Annual Report

Multiplying Efforts

Exoneree Robert Jones, who was represented by Innocence Project New Orleans (and later by the Innocence Project in a civil rights lawsuit), with members of Hero The Band at the 2019 Innocence Network Conference in Atlanta.  (Image: Jennifer Watkins/Lyra Photography)

Backed by ongoing and generous support, the Innocence Project serves as the home base for the Network Support Unit, a group of organizational development professionals who work collaboratively with leaders within the Innocence Network to build capacity in the innocence movement. The Innocence Network is a coalition of independently funded innocence organizations working in all 50 states and in 12 countries outside of the U.S.

Pictured from left to right: Bhavan Sodhi (Innocence Project’s director of intake and case evaluation), Keren Ablin-Hertz (of the Public Defender Office in Tel Aviv, Israel), James Lockyer (Innocence Canada co-founder), Meredith Kennedy (Innocence Project’s director of the Innocence Network), and Michael Crystal (law professor) at a 2019 panel on wrongful convictions at the University of Ottawa in Canada.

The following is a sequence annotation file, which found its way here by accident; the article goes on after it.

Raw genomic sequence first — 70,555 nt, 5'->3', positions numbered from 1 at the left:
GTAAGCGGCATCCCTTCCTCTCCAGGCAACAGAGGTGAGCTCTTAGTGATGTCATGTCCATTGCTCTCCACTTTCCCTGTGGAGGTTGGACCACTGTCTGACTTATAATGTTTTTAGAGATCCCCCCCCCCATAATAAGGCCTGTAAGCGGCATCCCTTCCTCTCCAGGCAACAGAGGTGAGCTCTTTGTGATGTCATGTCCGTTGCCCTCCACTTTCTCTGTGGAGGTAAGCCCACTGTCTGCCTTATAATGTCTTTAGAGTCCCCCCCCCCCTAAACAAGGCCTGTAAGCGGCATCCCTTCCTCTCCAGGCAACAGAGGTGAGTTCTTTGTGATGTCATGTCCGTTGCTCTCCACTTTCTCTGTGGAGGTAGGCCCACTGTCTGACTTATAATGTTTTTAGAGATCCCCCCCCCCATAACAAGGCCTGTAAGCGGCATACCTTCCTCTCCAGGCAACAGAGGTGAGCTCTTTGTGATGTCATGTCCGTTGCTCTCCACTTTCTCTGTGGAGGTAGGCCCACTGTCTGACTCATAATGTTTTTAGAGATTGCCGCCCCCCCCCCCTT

Innocence Project Co-founder Peter Neufeld (left) and exoneree Herman Atkins (center) at the 2019 Innocence Network Conference in Atlanta. (Image: Jennifer Watkins/Lyra Photography)

Over the last two years, the Network Support Unit (NSU) convened network members to facilitate stronger connections and share skills, manage collective events and initiatives, and develop key partnerships to raise awareness of wrongful convictions.


events held by network member organizations, family, exonerees, and board members on Wrongful Conviction Day in 2020 and 2021


U.S.-based network member organizations received coaching on organizational and strategic development from the NSU in FY2021


people on six continents who saw #WrongfulConvictionDay content in 2021

See how we're building momentum

Next chapter

Supporters gather at New York City’s Union Square on Sept. 8, 2021, to rally for Pervis Payne. (Image: Elijah Craig II/Innocence Project)